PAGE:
The general reason for fortification of foods is however to deliberately increase the content of an essential micronutrient such as vitamins and minerals. These fortified foods seek to improve the nutritional quality of the foods as well as confer additional health benefits to the consumer, if possible with little or no risk to health. It is worth noting that, apart from edible oils and fats, sugar, flours, milk, condiments and cereal grains have also been fortified successfully. Fortification of oil with vitamin A, has existed in other parts of the world for several decades and could be traced to around 1950s. Fortification has since become the top-priority of most countries because it is one of the surest ways, considered effective and low cost for improving the consumption of nutritious foods which in the long term will reduce the health burden on individuals and nationalities.

Scientists believe that there’s a destruction of the vitamin A in vitamin A-fortified oil when they are subjected to high cooking temperatures. It is unclear if our traditional Ghanaian and African cooking habits can retain enough quantities of the vitamin A when the food is ready for consumption. Currently, there’s no published scientific data on the quantities of the vitamin A from the fortified oil left in foods prepared with some vitamin A-fortified brands. In a study conducted in Pakistan, the loss of vitamin A in fortified edible oils during cooking in Asian style was assessed and the study revealed that the percentage loss of vitamin A in oil was higher when the fortified oil was heated up to 250°C (the temperature at which oils generally begin to smoke). The study also compared the results to cooking with such fortified oils the Pakistani way “adding condiments, water and food items and then heating the mixture till the cooking of the food was complete”. The same study also posited that, frying in open air for longer time at high temperatures, destroys the vitamin A more rapidly, and the amount of vitamin A lost could also be accounted for by use and re-use of cooking oil. It is however a common scientific knowledge backed by facts that for the first 20-25 minutes of cooking with vitamin A-fortified oil, the loss is immediate.  Hence, your vitamin A-fortified oils must be kept in closed containers and not exposed to oxygen and light to help preserve the vitamin A in them prior to cooking. A study in Brazil has suggested that, oils stored in cans and from oxygen and light can remain stable for 9 months, whiles those left at the mercy of such conditions could become unstable after six months.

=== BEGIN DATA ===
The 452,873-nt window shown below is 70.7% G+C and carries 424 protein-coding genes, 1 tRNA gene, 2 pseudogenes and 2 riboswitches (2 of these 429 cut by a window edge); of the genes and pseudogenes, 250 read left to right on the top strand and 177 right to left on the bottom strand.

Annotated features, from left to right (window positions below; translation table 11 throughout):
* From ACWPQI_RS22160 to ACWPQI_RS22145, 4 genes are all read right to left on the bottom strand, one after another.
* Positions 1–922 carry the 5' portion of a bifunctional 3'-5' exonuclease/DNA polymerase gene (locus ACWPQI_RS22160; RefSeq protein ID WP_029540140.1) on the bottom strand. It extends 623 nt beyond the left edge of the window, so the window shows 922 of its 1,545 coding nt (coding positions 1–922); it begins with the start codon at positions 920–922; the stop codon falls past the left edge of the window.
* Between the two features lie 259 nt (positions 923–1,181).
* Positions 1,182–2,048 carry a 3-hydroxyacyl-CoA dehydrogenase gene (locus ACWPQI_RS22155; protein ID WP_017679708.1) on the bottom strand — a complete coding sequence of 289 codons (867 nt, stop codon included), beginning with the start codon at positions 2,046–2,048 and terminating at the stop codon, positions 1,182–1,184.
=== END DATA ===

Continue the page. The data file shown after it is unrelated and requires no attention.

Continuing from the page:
It is advised that, you do not heat your oil till the emergence of smoke before adding your condiments and food items, because about 50-55% of the Vitamin A could be lost.

In naturally unfortified foods, vitamin A exists as retinol in animal food and pro-vitamin or beta carotenes in plant foods. These animal based foods rich in retinol include eggs, cheese, whole milk, butter and meat. On the other hand, green vegetables such as spinach and kontomire have been report as the cheapest source of Vitamin A. Fruits and vegetable sources include papaya (pawpaw), carrots and mangoes. Another source of Vitamin A is the red palm oil.